“The masses of trees and shrubs are chiefly on the mount near the lake, and along the margin which shuts out the kitchen-garden; and in these places they are planted in the gardenesque manner, so as to produce irregular groups of trees, with masses of evergreen and deciduous shrubs as undergrowth, intersected by glades of turf. They are scattered over the general surface of the lawn, so as to produce a continually varying effect, as viewed from the walks; and so as to disguise the boundary, and prevent the eye from seeing from one extremity of grounds to the other, and thus ascertain their extent.”

Fig. 2, Jenny Emily Snow, attr., Fairmount Park Waterworks, c. 1850.
  • Trego, Charles, 1843, describing Fairmount Waterworks, Philadelphia, PA (1843: 322)[8]
“The mount is an oval shaped eminence, and on its top, which is 102 feet above the water in the river, and upwards of 50 feet above the highest ground in the city, are four reservoirs containing together about 22,000,000 of gallons.” [Fig. 2]

  • Downing, Andrew Jackson, 1849, describing Cheshunt Cottage, property of William Harrison, near London, England (1849; repr., 1991: 517)[9]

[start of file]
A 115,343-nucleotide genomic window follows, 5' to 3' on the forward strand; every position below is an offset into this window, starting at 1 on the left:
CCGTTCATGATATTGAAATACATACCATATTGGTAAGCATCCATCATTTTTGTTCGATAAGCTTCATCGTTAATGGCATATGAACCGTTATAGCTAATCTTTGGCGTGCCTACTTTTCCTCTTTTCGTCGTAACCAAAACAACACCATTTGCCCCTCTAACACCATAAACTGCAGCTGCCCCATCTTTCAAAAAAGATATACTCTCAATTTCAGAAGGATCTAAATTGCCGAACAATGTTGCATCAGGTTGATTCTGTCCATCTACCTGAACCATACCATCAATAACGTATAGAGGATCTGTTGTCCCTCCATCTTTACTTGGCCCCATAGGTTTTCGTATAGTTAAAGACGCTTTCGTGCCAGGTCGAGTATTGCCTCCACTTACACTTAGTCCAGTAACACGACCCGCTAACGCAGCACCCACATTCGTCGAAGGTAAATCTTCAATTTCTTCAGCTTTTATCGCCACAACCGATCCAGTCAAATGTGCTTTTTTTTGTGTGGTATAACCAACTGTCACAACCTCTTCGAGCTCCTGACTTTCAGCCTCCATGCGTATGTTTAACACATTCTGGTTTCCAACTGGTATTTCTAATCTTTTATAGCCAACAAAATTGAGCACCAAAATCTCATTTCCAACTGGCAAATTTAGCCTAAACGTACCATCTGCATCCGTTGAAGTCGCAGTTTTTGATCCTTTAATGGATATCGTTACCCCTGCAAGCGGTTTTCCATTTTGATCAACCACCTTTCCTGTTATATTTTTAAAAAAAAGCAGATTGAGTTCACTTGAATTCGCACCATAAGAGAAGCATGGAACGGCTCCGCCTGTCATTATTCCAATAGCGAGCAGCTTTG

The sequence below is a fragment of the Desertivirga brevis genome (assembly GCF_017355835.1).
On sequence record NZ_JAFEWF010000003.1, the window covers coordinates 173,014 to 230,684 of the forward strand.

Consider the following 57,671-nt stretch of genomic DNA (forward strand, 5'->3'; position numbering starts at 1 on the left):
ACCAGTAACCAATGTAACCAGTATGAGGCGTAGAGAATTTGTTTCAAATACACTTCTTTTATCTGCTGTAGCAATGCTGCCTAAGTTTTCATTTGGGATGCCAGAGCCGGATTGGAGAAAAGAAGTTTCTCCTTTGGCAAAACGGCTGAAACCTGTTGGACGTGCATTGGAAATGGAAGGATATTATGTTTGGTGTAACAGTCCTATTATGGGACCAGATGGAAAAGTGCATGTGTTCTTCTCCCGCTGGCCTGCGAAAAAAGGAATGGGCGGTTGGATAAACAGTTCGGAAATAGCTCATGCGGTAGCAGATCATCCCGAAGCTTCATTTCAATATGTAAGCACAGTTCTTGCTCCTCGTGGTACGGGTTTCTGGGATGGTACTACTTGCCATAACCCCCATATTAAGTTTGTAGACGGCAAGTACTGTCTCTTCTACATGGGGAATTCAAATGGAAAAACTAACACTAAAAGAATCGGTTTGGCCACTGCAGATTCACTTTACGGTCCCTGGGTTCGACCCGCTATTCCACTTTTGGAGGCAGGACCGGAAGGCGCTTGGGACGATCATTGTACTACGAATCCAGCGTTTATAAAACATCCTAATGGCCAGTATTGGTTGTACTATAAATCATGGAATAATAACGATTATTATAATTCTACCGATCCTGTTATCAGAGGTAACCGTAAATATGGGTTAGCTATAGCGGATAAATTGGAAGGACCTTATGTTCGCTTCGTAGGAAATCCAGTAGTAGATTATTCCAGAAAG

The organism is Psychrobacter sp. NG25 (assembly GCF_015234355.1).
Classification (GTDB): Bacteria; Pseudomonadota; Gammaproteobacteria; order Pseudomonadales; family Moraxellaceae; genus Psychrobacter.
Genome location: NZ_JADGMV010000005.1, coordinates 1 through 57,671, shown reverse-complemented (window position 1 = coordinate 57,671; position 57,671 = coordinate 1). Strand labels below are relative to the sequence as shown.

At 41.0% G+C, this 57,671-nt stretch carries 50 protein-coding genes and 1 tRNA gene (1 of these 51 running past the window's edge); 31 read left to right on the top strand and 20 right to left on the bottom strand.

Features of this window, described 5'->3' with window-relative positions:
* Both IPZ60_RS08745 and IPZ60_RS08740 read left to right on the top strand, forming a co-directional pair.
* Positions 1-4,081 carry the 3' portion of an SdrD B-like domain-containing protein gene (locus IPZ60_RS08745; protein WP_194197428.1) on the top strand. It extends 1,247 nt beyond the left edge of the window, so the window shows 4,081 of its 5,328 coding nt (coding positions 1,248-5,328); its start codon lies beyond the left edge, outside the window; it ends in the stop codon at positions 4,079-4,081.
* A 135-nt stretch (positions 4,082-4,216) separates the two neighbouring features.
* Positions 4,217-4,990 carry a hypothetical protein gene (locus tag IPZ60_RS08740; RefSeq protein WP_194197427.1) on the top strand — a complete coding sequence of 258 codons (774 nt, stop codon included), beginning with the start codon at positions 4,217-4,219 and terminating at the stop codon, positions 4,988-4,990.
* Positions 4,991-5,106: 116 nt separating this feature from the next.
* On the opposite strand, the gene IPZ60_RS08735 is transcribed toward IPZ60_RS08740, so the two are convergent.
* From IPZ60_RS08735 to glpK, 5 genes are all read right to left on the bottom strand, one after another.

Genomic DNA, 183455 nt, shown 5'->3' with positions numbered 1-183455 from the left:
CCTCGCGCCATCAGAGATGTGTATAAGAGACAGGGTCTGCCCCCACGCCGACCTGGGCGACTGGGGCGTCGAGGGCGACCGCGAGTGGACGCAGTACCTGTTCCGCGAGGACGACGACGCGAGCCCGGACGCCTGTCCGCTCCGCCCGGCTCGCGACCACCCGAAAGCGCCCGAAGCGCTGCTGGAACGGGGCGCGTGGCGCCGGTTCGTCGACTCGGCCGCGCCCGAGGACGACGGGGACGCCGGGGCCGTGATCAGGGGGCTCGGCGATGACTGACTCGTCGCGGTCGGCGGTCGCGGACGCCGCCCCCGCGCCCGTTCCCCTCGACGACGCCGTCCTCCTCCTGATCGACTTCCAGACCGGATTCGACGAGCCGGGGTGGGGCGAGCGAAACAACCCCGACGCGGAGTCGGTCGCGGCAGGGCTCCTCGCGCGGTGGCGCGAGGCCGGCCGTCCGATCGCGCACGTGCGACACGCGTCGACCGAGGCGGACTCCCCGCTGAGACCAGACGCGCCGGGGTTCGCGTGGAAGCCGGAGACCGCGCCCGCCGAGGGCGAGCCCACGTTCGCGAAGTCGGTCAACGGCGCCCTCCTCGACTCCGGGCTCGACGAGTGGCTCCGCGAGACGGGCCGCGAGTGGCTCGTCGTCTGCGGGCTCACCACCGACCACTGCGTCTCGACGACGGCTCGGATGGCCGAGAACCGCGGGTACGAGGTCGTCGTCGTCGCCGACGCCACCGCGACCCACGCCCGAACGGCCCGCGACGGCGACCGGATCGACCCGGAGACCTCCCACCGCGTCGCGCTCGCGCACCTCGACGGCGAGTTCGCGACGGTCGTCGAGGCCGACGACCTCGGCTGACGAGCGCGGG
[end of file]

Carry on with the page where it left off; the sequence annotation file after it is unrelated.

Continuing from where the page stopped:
“The masses of trees and shrubs are chiefly on the mount near the lake, and along the margin which shuts out the kitchen-garden; and in these places they are planted in the gardenesque manner, so as to produce irregular groups of trees, with masses of evergreen and deciduous shrubs as undergrowth, intersected by glades of turf. They are scattered over the general surface of the lawn, so as to produce a continually varying effect, as viewed from the walks; and so as to disguise the boundary, and prevent the eye from seeing from one extremity of the grounds to the other, and thus ascertain their extent.”


  • Parkinson, John, 1629, Paradisi in Sole Paradisus Terrestris (1629; repr., 1975: 5)[10]
“For there may be therein [the garden] . . . a rocke or mount, with a fountaine in the midst thereof to convey water to every part of the Garden.”

  • Switzer, Stephen, 1718, Ichnographia Rustica (1718; repr., 1982: 3:xi)[11]
“Earth ever there is to spare by the digging of Cellars and the like, ought to be carry’d to some convenient Place, and a Mount made, and planted round promiscuously with Greens, Trees, &c. This will afford a good Prospect from several Parts of a Garden, and by going up to the Top an agreeable view about an Estate, and this is more particularly necessary where the Scituation [sic] of a House is on a large Flat.”